Alex Massie

Nick Clegg’s Opportunity - And Responsibility

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A few days ago - that is, a couple of years back in blogworld - my old chum Iain Martin asked how Nick Clegg will fill his time. Without a department of his own what will the Deputy Prime Minister actually do? The first and obvious answer: less damage than ministers who have departments. Happily Brother Bright reminds us just how important Clegg is to this government. As Martin suggests this is much more of a joint-premiership than many people seem to appreciate.

As he points out the full coalition agreement is littered with bits and pieces that "will be agreed between the Prime Minister and the Deputy Prime Minister". The single most important thing in this government is the relationship - and level of trust - between Cameron and Clegg. The Liberal Democrat leader is vastly more powerful than John Prescott was during the Blair ministry and, really, also much more significant than Heseltine was in the Major government. 

Clegg's role, in some ways, might be compared to that of a ship's Master. Yes, the Captain is in command of everything and has the final say but he depends heavily upon the Master to ensure that the ship sails properly and reaches its rightful destination. On a huge range of issues, then, Clegg is likely to be responsible for ensuring that agreements are met, policy co-ordinated and everyone kept happy. That's actually a pretty hefty job.

Of course in Nelson's time the Master wasn't a commissioned officer but that's a mere detail that need not detain us unduly. Furthermore, by "owning" political reform and, perhaps more significantly, the government's (welcome) civil liberties agenda Clegg has something that is both important and, in the latter instance anyway, deliverable that will demonstrate some achievement to his backbenchers while also reassuring the country-at-large that this is actually a partnership government. The publicity won't hurt either.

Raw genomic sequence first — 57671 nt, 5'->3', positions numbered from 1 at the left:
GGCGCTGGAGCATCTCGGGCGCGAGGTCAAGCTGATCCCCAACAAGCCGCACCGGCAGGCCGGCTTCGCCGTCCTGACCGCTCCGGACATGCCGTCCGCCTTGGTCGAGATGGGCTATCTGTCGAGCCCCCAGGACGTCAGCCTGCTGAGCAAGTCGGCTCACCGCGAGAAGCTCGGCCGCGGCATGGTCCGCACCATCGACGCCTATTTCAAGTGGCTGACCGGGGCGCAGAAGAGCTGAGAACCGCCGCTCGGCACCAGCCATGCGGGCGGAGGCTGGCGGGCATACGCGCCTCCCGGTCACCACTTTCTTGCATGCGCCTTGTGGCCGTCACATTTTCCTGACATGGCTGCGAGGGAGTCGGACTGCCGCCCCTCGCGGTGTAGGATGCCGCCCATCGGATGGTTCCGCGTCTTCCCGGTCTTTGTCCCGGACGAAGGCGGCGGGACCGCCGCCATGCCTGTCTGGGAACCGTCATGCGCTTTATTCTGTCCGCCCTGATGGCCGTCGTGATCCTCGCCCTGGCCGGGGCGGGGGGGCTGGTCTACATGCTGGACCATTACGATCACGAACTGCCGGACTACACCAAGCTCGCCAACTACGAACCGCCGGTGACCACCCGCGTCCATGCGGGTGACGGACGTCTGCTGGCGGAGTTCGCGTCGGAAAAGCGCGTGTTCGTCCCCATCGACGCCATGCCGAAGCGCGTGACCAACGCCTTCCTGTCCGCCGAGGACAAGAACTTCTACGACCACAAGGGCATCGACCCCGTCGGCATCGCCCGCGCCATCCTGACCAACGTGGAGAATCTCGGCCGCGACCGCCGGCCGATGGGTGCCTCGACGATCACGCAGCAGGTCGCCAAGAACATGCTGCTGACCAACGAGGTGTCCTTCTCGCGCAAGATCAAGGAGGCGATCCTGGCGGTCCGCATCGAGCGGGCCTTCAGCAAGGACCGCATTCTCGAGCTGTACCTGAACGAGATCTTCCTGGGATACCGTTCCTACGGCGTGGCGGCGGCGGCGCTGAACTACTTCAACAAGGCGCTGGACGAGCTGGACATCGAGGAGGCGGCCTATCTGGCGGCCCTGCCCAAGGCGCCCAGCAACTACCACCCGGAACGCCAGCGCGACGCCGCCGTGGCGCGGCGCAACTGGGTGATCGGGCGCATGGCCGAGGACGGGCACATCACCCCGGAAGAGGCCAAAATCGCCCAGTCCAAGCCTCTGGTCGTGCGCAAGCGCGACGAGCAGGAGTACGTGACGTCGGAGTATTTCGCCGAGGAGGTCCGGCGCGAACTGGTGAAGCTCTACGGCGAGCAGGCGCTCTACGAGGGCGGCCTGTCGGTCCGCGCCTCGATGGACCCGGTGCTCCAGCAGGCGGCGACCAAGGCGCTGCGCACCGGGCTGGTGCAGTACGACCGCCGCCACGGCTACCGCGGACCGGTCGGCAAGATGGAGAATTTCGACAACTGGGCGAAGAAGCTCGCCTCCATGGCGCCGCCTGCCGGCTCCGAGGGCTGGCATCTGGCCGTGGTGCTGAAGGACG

Being lumbered with a department, it now occurs to me, would have been a mistake, distracting Clegg from his more important co-ordinating and navigating role.

Yes, he'll be like some Vice-Presidents but, since that job has grown in recent times, that's not, as the Americans say, chopped liver.

Written byAlex Massie

Alex Massie is Scotland Editor of The Spectator. He also writes a column for The Times and is a regular contributor to the Scottish Daily Mail, The Scotsman and other publications.

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